Swooped by magpies

Swooped by a magpieWith shopping bags in hand, I locked my car and headed towards the mailbox singing to myself. It was a beautiful afternoon; the sun was shining, it wasn’t too cold and I was happy.

Then I saw him. He was standing in front of the gate; his black eyes stared me down and he started to move in my direction. I knew I was in trouble.

Without taking my eyes off him, I quickly backed up to my car, jumped in and took off. Brooke 0–Magpie 1.

That’s right, magpie season is here again. Spring in Australia is magpie season, when breeding magpies (almost always males) become aggressive and swoop and attack anyone who approaches their nests, especially cyclists.

Last year, while power walking around my suburb Kath & Kim* style, I came across a magpie pacing in front of a tree.
He seemed harmless, walking backwards and forwards on the ground so I thought nothing of it and continued on my way heading for a railway pedestrian overpass.

And then it happened; I was under attack and I didn’t even have an upside down ice-cream bucket for protection.

This was no one-off swooping; it was a calculated and continuous attack. He swooped and I squealed.

After narrowly missing my head, he turned around and came at me again and again, his pointy little beak heading straight for my baby blues like they were a bullseye.

I was running; running, screaming and waving my arms around as though my life depended on it. (All the things WikiHow advises you not to do when under attack from this so-called Aussie icon).

I wanted to yell at him that my brother used to play rugby for Souths Magpies over at Chipsy Wood Oval in Yeronga and that I wear a lot of black and white so I was one of his kind but there was no time for that.

The 30m to the pedestrian overpass felt like three kilometres. As I zig-zagged across the street I had a near-miss with a ute. The driver didn’t even laugh; I think he was shocked that a crazed lycra-clad girl had almost landed on his bonnet, yelling profanities usually uttered by drunken sailors.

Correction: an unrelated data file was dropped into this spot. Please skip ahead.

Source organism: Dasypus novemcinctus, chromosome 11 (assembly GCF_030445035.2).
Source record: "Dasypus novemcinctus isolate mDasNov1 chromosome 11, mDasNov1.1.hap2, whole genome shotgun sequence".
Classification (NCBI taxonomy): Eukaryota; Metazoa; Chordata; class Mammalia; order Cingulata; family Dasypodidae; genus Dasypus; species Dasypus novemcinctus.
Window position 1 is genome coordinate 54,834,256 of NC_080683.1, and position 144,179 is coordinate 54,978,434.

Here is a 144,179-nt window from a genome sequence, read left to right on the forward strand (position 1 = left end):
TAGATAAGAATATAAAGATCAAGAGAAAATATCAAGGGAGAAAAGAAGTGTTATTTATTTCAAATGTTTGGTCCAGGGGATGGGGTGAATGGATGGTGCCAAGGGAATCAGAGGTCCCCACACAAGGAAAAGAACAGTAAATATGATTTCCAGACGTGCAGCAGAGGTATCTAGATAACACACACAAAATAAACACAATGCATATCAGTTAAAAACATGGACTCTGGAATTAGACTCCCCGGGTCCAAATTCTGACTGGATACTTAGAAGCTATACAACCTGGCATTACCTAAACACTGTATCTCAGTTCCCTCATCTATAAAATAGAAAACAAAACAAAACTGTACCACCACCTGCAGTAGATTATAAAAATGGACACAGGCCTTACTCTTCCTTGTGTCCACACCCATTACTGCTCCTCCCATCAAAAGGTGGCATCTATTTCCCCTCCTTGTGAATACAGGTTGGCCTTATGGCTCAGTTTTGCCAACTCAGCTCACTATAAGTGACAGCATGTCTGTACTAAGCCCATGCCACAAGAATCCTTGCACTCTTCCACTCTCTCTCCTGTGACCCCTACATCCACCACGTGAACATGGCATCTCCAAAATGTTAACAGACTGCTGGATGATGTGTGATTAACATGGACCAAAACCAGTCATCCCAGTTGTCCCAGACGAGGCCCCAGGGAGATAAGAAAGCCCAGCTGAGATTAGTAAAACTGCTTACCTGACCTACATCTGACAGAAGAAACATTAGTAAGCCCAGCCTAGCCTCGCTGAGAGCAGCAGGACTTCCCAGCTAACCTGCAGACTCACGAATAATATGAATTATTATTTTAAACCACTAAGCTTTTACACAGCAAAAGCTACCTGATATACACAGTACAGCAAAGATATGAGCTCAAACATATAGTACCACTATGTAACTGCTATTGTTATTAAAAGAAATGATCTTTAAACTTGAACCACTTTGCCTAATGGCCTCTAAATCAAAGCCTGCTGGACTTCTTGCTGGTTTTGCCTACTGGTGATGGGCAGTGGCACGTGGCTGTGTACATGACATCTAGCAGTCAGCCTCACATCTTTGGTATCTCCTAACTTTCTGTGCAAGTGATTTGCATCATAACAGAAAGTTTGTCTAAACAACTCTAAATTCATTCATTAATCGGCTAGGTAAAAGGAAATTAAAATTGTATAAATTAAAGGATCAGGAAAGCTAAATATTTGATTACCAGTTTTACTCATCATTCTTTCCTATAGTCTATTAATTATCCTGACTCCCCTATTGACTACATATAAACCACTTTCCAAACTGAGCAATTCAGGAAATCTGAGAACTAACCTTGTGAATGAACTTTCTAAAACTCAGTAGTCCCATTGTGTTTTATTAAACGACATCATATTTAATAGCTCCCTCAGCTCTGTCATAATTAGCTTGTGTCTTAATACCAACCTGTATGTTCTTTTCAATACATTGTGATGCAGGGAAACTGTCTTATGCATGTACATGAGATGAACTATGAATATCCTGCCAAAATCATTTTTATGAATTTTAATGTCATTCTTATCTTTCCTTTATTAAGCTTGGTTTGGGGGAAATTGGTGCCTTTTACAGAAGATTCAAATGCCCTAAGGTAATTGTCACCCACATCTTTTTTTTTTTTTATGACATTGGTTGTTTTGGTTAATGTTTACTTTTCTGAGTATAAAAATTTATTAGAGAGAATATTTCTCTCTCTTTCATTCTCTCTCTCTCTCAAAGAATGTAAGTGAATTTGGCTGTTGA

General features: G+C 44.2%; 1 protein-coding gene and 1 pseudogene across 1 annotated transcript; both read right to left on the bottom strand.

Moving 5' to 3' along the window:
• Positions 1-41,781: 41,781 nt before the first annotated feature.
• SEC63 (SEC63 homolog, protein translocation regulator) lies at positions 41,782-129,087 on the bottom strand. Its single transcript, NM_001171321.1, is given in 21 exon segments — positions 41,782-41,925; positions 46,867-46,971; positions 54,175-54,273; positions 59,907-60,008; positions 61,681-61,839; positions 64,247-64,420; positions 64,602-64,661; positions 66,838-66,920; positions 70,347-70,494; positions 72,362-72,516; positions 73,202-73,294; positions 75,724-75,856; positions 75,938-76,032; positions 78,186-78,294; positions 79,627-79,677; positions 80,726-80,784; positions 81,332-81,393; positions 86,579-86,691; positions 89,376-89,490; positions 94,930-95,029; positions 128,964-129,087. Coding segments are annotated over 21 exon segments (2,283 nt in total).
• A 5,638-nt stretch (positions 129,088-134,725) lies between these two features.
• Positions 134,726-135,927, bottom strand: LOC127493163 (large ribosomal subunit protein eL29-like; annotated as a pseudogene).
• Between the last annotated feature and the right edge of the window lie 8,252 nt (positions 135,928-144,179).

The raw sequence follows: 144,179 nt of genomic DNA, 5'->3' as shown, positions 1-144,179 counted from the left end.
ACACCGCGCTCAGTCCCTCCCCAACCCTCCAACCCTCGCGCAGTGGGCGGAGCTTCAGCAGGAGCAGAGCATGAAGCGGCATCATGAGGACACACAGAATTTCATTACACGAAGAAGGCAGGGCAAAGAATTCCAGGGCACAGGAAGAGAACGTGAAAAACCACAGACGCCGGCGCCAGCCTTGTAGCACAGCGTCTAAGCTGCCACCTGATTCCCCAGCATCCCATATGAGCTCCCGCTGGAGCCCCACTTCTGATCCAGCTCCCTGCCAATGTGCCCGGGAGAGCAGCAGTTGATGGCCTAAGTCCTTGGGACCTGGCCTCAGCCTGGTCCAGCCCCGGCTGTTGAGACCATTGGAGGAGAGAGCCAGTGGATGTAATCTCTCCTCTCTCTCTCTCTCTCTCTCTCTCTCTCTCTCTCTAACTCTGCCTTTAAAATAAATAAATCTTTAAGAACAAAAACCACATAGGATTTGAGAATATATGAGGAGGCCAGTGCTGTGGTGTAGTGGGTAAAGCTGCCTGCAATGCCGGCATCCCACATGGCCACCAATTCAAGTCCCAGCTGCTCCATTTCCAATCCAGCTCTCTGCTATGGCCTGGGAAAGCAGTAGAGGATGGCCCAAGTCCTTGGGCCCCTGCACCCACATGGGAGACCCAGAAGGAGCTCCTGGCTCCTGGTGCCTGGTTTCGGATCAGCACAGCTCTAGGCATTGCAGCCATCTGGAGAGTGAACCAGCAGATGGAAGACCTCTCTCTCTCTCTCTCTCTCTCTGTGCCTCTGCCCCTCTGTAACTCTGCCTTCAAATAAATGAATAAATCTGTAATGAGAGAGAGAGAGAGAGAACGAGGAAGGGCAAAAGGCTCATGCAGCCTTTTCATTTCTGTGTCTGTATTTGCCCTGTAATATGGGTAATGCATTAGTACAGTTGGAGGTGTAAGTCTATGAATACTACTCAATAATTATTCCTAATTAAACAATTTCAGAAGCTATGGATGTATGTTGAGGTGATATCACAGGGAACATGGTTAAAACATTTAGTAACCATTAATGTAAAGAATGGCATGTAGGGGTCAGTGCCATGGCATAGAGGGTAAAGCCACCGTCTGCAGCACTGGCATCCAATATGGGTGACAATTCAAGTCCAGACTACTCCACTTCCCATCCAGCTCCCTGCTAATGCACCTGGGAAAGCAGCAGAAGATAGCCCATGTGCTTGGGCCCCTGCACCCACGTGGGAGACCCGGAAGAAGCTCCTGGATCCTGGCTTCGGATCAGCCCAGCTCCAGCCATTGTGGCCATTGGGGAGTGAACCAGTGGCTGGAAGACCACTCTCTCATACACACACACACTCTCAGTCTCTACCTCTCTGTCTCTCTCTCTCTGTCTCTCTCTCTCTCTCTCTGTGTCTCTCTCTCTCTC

Finally I made it around the corner to the railway bridge and the magpie ceased his attack and probably went back to his ground patrol, no doubt waiting until he could share the story with his mates later.

As I gasped for breath on the far side of the overpass I realised karma had finally caught up to me. Years ago a mate and I sat in our car laughing at a kid being swooped while riding his bike. At least he had a helmet on!

It took a good five minutes for my heart rate to slow to a normal speed and with every bird or leaf that flew overhead I ducked, no doubt providing endless amusement for those driving past. The only thing funnier than seeing someone duck from a magpie, is to see them duck at a branch blowing in the wind.

While some victims are prepared to forgive and forget, I’m not of that school of thought. I’d like to see them all face the death penalty, especially that evil little bugger who lives in the big gum tree.

According to the Queensland Injury Surveillance Unit, up to 20 Queenslanders are injured by magpies every year, with 40 per cent of victims aged under 15 years—and at least one attack resulting in serious injury.

I realise they are protecting their nests but at what cost to the humans who just happen to walk past during those six weeks in Spring? Last year a four-year-old boy was left temporarily blind in one eye after a magpie attack and the year before a 12-year-old died after being hit by a car while trying to get away from an aggressive magpie.

I’m woman enough to admit that I’m scared of birds at the best of times; I won’t even be around a budgie if it is out of its cage and even when it isn’t magpie season, I’ll cross the road if I see one ahead of me on the footpath or sitting on a fence.

So this year to avoid a repeat attack, I’ll be skipping my outdoor exercise sessions for the next few months. I’ve got myself a gym membership and the treadmill and I are going to become good mates.

For those willing to brave the outdoors over the next few months, click here for WikiHow’s 10 tips on how to keep safe from swooping magpies.

Also, when researching magpie habits for this story, I discovered even more good news … apparently the little buggers are so intelligent they not only recognise themselves in mirrors, but they have an incredible memory and will attack the same people again and again.

Here’s hoping no short blondes decide to take a run past the old gum tree over the next couple of months although a magpie attack is one surefire way to get your heart racing.

* For my international readers, Kath & Kim is an Australian sitcom about a mother and daughter and their dysfunctional relationship. The series was created by, and is written by Jane Turner and Gina Riley who play the title characters. In the show Kath (the mother) and her second husband Kel do quite a bit of power walking.

One Comment

Leave a Reply

Fill in your details below or click an icon to log in:

WordPress.com Logo

You are commenting using your WordPress.com account. Log Out / Change )

Twitter picture

You are commenting using your Twitter account. Log Out / Change )

Facebook photo

You are commenting using your Facebook account. Log Out / Change )

Google+ photo

You are commenting using your Google+ account. Log Out / Change )

Connecting to %s